"Do you do the whole Santa Claus thing for your son?"

Yes, and I've given it a bit of thought. Right now, it's fun, especially considering that he has no grasp over what's real and what isn't. As he gets older, I'm going to let him figure it out for himself that Santa isn't real. I'll never tell him, and if he asks me, I'll say: "What do you think?"

In other words, I see it as a trial run for him to learn about critical thinking and abandoning myths, even though they might be comforting.

Tony from Pandora said...

Arrogance... I was just picking on you a bit...

Reason #214... awwwe... don't be sad... I'll be okay...

I live in a small town of Pandora, OH. If you asked 10 people what Pandora is like, you'd get 10 different answers... if you asked my 3 kids what I'm like, you'd get 3 different answers...

Definition of Hell....

That is just how I approach the subject with my own children when they ask me about it. While I believe what the bible says about hell (torment, brimstone, gnashing of teeth, Golgathans... okay maybe not Golgathans...), I don't find it necessary to be that specific in the details of what the bible says of Hell at their age
So don't take my above description alone as biblical doctrine. There are many facets of Hell which I biblically accept, but for the sake of the topic (Hell, as it related to children learning of it), I didn't acknowledge. Those 10 people may give 10 different answers... and they all may be correct.

Santa Claus...

I remember the day I found out there was no Santa. I was devastated. My sister told me. I think I was 24 at the time...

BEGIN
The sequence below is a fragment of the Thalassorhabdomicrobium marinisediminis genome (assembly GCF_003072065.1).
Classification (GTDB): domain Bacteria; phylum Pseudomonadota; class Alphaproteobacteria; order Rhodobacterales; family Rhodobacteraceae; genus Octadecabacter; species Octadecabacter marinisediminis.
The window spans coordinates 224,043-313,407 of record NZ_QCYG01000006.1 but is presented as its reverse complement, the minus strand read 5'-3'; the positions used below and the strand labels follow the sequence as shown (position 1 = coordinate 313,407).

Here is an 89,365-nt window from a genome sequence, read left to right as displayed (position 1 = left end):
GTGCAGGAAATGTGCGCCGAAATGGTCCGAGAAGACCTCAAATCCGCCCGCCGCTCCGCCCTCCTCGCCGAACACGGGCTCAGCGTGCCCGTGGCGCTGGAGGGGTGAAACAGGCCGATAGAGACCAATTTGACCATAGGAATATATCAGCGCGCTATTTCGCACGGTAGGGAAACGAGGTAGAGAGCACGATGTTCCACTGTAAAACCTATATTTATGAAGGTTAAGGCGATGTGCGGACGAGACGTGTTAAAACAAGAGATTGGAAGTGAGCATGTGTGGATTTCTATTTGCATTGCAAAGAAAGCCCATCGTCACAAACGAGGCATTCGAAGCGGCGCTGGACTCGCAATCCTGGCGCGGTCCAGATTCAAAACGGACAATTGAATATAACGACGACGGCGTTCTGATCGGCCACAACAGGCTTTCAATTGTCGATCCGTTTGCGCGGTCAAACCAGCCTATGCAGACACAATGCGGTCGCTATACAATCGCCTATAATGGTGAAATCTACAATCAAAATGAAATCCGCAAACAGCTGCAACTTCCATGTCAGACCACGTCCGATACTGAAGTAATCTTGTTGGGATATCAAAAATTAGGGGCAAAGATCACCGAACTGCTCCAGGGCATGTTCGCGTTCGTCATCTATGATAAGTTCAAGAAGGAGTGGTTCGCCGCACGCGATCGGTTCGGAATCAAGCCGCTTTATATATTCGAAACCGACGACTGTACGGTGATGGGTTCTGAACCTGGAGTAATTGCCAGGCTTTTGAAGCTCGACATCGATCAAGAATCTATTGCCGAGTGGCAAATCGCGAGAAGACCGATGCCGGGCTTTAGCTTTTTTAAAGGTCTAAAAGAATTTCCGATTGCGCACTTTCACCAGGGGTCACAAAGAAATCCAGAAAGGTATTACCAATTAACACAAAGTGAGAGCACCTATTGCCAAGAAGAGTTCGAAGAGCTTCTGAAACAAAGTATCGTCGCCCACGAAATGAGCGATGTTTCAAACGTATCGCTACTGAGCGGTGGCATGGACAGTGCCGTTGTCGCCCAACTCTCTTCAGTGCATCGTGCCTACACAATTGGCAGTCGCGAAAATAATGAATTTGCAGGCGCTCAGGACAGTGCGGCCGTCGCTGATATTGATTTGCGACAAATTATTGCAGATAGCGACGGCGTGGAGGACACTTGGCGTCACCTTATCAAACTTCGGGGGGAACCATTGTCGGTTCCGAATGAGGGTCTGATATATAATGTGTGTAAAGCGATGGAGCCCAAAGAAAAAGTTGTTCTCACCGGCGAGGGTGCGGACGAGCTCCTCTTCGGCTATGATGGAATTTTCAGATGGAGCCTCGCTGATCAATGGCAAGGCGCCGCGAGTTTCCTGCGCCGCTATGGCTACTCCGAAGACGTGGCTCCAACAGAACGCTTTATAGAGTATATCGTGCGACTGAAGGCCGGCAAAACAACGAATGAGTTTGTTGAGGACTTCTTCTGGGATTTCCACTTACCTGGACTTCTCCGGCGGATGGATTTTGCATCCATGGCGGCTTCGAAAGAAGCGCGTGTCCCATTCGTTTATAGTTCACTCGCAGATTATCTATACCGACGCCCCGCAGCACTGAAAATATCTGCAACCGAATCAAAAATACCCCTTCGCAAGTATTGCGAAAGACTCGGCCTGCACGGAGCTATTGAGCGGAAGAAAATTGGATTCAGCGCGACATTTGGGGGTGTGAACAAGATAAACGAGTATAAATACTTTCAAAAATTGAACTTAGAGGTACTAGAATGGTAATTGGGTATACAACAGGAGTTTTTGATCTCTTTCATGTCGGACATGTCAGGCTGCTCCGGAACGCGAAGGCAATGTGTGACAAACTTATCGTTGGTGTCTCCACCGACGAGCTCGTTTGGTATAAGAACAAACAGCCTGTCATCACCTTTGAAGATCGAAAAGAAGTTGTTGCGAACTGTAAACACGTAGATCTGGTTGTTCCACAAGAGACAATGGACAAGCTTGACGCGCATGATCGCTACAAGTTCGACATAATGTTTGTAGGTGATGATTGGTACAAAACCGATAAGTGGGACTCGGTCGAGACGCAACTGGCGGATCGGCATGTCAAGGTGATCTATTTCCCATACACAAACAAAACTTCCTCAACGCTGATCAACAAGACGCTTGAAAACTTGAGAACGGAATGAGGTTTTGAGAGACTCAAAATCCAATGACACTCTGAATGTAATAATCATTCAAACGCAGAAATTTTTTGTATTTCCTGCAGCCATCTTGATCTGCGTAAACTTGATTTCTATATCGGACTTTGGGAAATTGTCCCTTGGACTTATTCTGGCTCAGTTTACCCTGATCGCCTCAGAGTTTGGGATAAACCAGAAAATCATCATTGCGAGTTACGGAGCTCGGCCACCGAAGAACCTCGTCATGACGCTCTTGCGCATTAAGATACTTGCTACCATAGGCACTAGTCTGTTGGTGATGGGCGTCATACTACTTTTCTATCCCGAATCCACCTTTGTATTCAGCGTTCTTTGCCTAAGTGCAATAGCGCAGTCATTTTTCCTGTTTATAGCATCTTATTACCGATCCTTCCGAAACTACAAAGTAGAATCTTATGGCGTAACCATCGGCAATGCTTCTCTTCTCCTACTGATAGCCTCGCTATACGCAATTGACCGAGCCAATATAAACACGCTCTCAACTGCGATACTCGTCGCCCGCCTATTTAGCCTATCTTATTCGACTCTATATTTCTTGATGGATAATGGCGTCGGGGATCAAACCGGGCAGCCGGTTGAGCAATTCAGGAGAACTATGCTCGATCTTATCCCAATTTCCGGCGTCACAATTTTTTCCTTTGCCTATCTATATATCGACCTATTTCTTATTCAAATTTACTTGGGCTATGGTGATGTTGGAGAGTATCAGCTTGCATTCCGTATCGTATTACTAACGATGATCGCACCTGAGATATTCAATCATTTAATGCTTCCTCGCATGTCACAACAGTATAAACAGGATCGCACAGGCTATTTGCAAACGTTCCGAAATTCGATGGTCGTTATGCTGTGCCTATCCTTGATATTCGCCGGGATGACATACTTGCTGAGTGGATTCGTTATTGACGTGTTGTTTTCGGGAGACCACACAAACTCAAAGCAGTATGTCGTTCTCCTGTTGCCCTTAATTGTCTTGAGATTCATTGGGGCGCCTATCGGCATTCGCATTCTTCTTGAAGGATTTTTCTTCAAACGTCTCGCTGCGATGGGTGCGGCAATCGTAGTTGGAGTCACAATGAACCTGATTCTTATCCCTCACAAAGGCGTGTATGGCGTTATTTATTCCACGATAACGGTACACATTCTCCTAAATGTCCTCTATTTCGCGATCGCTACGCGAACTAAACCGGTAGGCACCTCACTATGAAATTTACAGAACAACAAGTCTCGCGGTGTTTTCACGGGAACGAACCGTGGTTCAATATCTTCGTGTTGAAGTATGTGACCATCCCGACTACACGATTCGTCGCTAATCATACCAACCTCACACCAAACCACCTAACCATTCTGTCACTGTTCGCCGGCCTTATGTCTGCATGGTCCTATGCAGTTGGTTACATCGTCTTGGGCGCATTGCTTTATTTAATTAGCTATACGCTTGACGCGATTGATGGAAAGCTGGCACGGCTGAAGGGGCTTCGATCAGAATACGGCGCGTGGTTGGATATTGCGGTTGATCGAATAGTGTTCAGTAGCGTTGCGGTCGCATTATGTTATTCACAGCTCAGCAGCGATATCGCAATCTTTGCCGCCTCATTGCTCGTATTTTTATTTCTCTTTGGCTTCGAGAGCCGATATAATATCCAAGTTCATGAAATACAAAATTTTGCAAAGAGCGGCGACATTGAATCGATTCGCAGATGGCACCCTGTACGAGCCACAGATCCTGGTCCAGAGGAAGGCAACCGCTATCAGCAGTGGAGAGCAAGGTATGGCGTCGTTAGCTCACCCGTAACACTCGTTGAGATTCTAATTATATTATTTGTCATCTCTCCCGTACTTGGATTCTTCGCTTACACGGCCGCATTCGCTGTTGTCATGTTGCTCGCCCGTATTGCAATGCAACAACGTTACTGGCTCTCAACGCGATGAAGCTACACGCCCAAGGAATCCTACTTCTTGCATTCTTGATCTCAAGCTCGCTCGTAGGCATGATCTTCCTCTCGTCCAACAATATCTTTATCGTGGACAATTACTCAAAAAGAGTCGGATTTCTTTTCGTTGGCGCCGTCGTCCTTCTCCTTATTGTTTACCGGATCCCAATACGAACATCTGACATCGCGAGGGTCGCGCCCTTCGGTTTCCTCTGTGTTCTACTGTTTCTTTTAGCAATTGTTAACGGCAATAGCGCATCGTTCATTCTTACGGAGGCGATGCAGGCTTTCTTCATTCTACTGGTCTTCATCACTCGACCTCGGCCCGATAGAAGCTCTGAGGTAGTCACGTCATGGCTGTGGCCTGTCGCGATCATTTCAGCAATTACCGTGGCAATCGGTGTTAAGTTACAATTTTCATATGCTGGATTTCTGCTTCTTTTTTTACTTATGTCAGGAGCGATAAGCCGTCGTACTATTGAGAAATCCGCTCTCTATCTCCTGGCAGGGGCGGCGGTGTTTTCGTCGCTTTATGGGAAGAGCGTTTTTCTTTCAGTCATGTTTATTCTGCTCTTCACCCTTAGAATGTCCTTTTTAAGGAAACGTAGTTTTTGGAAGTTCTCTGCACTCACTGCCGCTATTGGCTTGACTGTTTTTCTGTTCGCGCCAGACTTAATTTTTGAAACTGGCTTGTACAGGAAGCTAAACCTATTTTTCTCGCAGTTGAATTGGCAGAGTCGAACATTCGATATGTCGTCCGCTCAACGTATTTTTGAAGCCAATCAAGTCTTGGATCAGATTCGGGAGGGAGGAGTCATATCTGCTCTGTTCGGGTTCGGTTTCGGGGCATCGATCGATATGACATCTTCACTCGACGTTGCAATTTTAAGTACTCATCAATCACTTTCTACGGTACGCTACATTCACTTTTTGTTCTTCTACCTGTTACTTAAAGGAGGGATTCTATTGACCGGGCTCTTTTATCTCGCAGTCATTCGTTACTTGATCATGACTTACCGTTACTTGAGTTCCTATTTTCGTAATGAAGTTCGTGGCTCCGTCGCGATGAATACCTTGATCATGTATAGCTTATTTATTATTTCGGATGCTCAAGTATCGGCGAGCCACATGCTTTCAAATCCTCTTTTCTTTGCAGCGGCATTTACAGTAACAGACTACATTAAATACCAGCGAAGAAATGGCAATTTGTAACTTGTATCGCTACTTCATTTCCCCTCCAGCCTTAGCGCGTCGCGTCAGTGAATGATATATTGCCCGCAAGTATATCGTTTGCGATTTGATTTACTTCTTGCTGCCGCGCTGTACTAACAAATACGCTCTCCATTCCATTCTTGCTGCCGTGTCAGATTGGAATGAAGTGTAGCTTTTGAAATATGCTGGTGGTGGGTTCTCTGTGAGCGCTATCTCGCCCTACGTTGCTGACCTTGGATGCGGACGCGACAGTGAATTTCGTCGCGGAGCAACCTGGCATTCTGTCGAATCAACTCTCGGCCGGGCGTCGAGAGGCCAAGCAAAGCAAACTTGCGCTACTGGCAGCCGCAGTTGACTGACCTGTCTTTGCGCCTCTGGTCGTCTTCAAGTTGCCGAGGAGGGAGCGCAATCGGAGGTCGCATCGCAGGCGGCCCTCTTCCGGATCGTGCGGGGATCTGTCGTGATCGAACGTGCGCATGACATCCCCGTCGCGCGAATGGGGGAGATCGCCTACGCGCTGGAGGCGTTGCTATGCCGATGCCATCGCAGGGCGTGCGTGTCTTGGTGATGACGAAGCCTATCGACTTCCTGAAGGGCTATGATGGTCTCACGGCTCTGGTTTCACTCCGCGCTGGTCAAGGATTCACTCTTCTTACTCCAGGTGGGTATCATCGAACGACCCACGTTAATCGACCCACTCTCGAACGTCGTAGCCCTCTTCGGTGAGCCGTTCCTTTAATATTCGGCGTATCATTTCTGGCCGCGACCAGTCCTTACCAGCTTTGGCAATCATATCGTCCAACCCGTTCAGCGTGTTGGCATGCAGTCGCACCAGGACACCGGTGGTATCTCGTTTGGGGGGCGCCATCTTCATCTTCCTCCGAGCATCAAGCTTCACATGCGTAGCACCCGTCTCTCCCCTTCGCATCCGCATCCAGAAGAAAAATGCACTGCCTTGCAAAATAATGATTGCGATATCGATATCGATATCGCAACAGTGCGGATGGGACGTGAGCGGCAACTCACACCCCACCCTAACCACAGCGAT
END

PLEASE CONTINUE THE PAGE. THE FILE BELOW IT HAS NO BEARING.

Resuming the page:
Lance Johnson said...

"I don't find it necessary to be that specific in the details of what the bible says of Hell at their age."

Or maybe you realize (perhaps on a subconscious level) that it would be psychological abuse to tell them something like that?

"I remember the day I found out there was no Santa. I was devastated. My sister told me. I think I was 24 at the time..."

Imagine what it's going to feel like when you find out that this whole Jesus thing isn't real either!

I just made a friend on Facebook - she's 54 and went from a Catholic to an Evangelical to a Muslim to finally an atheist. So, you might have a few steps to go first. ;)

Tony from Pandora said...

No.. it's pretty conscious... I don't use Hell as a scare tactic to get my children to believe in Jesus. I don't think that communicates the Gospel (good news) of Christ as much as teaching them what Christ actually said was most important, "Love God with all your heart, mind, soul, strength." and "Love your neighbor as yourself."

"... finally an atheist..."

Who says she's done?

You know... there's one thing that has bothered me since I began frequenting your blog. Maybe it's the fact that it's 12:45 a.m in Ohio, and I should be sleeping but can't... Anyway, I feel that we have reached the point in our superficial web-based acquaintance-ship that I can say this...

Every single time I comment on your blog in this little box, I have to read this, "Thanks for commenting... blah, blah, blah... they turn up on old posts and I never see them sometimes!" That combination of 'never' and 'sometimes' just doesn't seem grammatically correct.

Lance Johnson said...

"Who says she's done?"

That's a fair question. Honestly though, while I know of plenty of people who were atheists and became believers, I do not know of anybody who became an atheist through skepticism and then went back to believing in God. It just doesn't seem to happen. The former atheists are usually the type who didn't give the whole God thing much thought one way or another.

"That combination of 'never' and 'sometimes' just doesn't seem grammatically correct."

It's a sloppy sentence; I'll give you that. What I mean is that there are some comments that I see and some that I never see.

Tony from Pandora said...

I've always been skeptical of skepticism...

Lance Johnson said...